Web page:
Recently I attended a presentation at the Machine Learning Developers Conference held at the Santa Clara Convention Center. The presentation, “Overcoming the Memory System Challenge in Dataflow Processing”, was given jointly by Darren Jones of Wave Computing and Drew Wingard of Sonics. The presentation was indeed fascinating as Jones first described how dataflow processors are ideal for deep learning, especially as compared to using existing CPU and GPU architectures. Jones then showed some performance numbers for machine learning training using the Wave Computing solution. And that is when I had to scratch my head. I did not hear any gasps. Everyone just accepted this phenomenal piece of engineering – just took it in stride. “Are Incredible Engineering Feats Treated As Commonplace Today?”
Complexity and flexibility are the real drivers of fabric choice, not the number of initiators and targets. Since I first helped introduce the concept of applying networking techniques to address SoC integration challenges in 2007, I have been asked many hundreds of times how to determine when and where to best use an on-chip network (NoC) instead of a passive interconnect network (PIN)? Is there a minimum number of initiators and targets below which it makes more sense to use a PIN for the SoC architecture in “smaller” designs? “NoC Versus PIN: Size Matters”
Why a methodology for developing software is now required in hardware. History repeats itself, but frequently not in the exactly the same place. The problems faced by system engineering teams today rising complexity, shorter market windows and more issues involving interactions that affect everything from dynamic power and leakage current to electromigration and finFET design mirror the kinds of top-down issues that software developers began encountering more than two decades ago. “Get Agile”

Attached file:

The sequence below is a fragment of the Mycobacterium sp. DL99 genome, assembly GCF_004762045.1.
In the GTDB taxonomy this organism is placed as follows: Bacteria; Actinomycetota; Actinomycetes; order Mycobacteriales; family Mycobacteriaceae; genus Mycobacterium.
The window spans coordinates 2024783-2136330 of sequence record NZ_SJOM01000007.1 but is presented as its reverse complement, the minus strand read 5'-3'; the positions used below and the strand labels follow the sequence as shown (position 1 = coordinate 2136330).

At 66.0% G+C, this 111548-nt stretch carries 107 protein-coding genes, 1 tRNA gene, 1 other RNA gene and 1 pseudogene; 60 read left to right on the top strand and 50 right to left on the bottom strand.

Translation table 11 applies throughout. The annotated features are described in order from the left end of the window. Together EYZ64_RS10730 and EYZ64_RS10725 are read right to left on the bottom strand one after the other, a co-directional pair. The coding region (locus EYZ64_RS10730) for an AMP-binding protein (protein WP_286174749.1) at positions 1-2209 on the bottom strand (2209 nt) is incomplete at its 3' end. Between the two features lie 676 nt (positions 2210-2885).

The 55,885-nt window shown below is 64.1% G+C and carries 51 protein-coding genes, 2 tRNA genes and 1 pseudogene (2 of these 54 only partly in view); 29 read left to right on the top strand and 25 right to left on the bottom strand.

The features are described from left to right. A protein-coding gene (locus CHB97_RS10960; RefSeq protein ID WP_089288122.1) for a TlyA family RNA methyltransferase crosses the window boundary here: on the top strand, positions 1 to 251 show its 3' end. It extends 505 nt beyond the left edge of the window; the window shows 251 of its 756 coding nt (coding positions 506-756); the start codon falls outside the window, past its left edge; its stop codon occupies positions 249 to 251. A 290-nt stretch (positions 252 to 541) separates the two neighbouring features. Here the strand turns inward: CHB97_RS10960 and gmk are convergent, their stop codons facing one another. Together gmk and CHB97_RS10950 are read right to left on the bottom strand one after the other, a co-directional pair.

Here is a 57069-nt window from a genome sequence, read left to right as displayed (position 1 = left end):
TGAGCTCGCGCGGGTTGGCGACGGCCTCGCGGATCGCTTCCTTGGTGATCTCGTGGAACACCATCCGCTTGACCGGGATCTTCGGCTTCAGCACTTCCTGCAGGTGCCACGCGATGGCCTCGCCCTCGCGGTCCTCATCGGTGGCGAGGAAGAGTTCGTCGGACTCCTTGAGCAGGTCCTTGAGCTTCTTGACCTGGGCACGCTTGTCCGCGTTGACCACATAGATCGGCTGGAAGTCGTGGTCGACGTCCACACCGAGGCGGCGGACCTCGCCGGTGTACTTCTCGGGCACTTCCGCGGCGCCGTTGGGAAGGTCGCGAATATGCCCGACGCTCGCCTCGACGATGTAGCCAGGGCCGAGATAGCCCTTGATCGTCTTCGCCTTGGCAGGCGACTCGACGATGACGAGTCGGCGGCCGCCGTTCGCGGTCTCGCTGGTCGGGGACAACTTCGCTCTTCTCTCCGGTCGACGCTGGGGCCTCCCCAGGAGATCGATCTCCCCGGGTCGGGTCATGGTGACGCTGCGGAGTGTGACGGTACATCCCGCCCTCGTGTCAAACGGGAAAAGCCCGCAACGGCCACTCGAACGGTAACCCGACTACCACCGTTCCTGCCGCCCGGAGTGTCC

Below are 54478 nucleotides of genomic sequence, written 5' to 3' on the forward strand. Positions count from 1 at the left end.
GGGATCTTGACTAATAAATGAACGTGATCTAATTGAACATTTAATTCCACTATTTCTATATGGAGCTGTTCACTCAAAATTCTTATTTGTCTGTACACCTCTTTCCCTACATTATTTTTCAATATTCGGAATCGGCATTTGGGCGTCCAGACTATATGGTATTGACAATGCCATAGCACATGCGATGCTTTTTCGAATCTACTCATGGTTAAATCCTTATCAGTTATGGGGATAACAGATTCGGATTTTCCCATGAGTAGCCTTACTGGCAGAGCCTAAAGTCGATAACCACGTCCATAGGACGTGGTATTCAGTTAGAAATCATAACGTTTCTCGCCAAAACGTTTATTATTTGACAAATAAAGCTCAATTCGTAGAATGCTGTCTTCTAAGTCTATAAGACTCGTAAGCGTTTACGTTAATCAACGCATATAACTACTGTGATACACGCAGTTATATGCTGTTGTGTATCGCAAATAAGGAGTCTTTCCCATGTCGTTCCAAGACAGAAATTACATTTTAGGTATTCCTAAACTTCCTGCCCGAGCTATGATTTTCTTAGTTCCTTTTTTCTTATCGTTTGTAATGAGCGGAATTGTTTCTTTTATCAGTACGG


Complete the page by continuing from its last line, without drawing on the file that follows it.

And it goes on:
There are four primary failure modes associated with NoCs. Recently, the reliability features of on-chip network (NoC) IP have received much attention. One reason for this focus has been the rush of companies to get into the automotive electronics market and the explosion of new automotive features being implemented in electronic systems. While the details may vary, the high-level view of on-chip network reliability is really quite simple. “NoC Reliability: Simplified”
Accellera Systems Initiative has released the tutorial “OCP: The Journey Continues” from the 2014 Design and Verification Conference. Now available online, the five-part tutorial presents the past, present and future of the Open Core Protocol IP interface socket standard, which was transferred to Accellera in 2013. The tutorial provides a basic introduction and then discusses a variety of topics crucial to the use of OCP in SoC designs: verification IP support, TLM 2.0 SystemC support and IP-XACT support. Presenters include Herve Alexanian of Sonics, Steve McMaster of Synopsys, Prashant Karandikar of Texas Instruments and me.
IP integration is central to Sonics’ on-chip network business and technology strategies. We founded our company in 1996 based on the promise of IP integration to address the increasing silicon real estate afforded by Moore’s Law. Our company name, Sonics, is an acronym for Systems On ICs. For nearly two decades, Sonics has been a champion for IP integration technologies and methodologies that serve the performance and productivity needs of SoC designers. We’ve partnered with the industry’s top semiconductor and systems companies to turn the promise of IP integration into SoC reality.
So what have we learned about the importance and effectiveness of IP integration during our journey?